Wednesday, April 19, 2017

Shadowrun: Hong Kong

Shadowrun: Hong Kong was included in a Humble Bundle and I thought might as well buy it and play the third game too. It pretty much matched my expectations -- it is very much just more of the same.

Not the highpoint of the series

The lack of innovation and new stuff started to get even tiresome. Some map areas for instance seemed identical to what I had seen in the previous two titles. Sound effects are the same as well. It is hard to say if the music was too for I have not found it memorable in any of the games.

The version I played was the Extended Edition that includes a new mission after you have beaten the campaign. I started on it but my first impression was so bad that I decided that I was done with the game. There is also developer commentary, which I found uninteresting as it appeared to be mostly about writing. And as I felt the story was not to be particularly engaging, I stopped listening to the commentary tracks.

Barely holds interest

I skipped a whole lot of dialogue too. Instead of reading what the NPCs were saying, I just read my response options instead. Maybe that is why I failed to complete couple of companion story arcs. One user review on Steam said that instead of being the vertical little box on the side, the dialogue text area could be spread horizontally, like it is in other isometric RPGs. I think that could make it easier to read a lot of text.

I have yet to play quite a few of these newer isometric RPGs but I am getting a feeling many of them tend to have text just for the sake of having it. Like Pillars of Eternity apparently has these weird storybook sections. I probably would not have included something like that. And a lot of the stuff feels somehow pointless. In Hong Kong, and in Tyranny as well, I got the feeling that NPC dialogue was often not actually going anywhere. As if it was there merely as filler.

Also, giving your character a Chinese name, like I did, does not seem advisable, because according to the story you are not Chinese yourself. At least Chinese (Cantonese) is not your first language. If I understood correctly, that is.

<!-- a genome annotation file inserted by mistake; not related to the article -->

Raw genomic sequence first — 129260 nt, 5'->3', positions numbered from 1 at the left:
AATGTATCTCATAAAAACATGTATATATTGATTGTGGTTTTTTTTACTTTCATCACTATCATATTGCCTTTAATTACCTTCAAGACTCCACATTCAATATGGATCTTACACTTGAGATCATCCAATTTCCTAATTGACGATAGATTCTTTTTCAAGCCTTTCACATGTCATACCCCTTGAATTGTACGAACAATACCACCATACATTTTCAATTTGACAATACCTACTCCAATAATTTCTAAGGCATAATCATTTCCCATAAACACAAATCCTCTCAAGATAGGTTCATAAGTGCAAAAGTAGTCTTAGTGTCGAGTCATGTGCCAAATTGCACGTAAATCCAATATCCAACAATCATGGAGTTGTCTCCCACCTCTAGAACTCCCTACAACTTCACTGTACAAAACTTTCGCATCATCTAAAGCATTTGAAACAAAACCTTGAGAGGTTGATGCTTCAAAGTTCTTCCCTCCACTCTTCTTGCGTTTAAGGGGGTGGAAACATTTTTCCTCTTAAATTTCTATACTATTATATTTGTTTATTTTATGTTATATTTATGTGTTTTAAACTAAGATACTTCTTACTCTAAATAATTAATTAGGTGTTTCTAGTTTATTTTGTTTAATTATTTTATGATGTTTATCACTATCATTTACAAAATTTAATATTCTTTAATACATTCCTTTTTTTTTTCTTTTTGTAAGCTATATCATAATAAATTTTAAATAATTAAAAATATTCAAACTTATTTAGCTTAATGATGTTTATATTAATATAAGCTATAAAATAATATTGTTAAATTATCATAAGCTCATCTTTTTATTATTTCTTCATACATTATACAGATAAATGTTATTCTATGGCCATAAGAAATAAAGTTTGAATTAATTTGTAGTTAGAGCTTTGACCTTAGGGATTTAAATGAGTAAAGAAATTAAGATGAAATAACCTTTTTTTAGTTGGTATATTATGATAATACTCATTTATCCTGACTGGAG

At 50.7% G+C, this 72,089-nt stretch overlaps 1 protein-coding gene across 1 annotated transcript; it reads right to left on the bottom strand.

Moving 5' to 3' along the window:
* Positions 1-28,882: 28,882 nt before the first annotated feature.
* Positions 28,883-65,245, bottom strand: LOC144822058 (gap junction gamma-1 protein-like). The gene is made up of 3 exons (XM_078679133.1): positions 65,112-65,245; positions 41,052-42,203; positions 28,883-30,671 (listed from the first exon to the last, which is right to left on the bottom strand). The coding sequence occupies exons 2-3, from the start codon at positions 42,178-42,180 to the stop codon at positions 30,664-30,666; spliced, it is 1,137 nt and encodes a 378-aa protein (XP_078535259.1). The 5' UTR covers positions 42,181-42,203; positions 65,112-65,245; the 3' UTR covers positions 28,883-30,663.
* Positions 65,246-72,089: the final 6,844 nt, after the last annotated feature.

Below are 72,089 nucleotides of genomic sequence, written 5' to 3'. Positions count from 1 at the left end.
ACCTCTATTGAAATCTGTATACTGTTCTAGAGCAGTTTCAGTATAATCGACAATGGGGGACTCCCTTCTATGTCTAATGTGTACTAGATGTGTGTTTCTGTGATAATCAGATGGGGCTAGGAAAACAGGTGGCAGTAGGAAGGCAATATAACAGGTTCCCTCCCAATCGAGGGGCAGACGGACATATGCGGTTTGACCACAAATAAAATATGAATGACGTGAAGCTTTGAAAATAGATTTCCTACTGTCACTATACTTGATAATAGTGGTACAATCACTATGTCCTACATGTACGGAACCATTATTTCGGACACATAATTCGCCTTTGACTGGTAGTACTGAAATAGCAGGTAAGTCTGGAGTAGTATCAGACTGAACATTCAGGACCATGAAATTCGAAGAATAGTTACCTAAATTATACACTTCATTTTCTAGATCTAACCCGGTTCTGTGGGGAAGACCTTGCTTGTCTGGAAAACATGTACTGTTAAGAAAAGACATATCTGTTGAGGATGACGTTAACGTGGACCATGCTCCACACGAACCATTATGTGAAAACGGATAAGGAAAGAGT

Melee approach

Having played Shadowrun Returns and Dragonfall both as caster characters, and because Glory was such an effective tool of destruction in the previous game, I wanted to try melee in Hong Kong. I still shied away from cyberware, though, and found melee without it to be a bit lacking in number of abilities and things to do. And so I started leveling Charisma to get etiquettes again. Elves have the highest Charisma potential after all.

About halfway through the game I discovered Chi Casting under Willpower actually offers melee abilities. Thus I had to play catch-up for the rest of the game. I think that by the end I had caught up to the potential power level I would have had the whole time, had I been leveling Chi Casting earlier. The game was never too difficult regardless.

Matrix reworked

There are couple new things in Hong Kong. The first, a minor thing, is being able to unsheathe your weapons to engage an unaware enemy. I think I wanted this feature previously but it did not seem to make a meaningful difference, at least not in Hong Kong.

The other change is the matrix being in real-time. Your matrix visit can be over in a shorter time relative to the real world if you can avoid patrols in the matrix. Being spotted puts you into standard turn-based combat and you will have to destroy all hostile... whatever they are. Hacking nodes also happen via another real-time mini-game. Or maybe it is two games in one. I am not completely sure how it works.

I did not really like the hacking part but I think the stealth made the matrix a bit more interesting. It was always a chore and having the possibility to make the parts shorter is good.

Engine issues?

Shadowrun: Hong Kong runs on the same engine (though maybe a newer version?) but I sure do not remember loading times being so terribly long previously. What is it with Unity and loading times anyway? This is not the first Unity game with this kind of issue. Hong Kong's menu is unresponsive as well.

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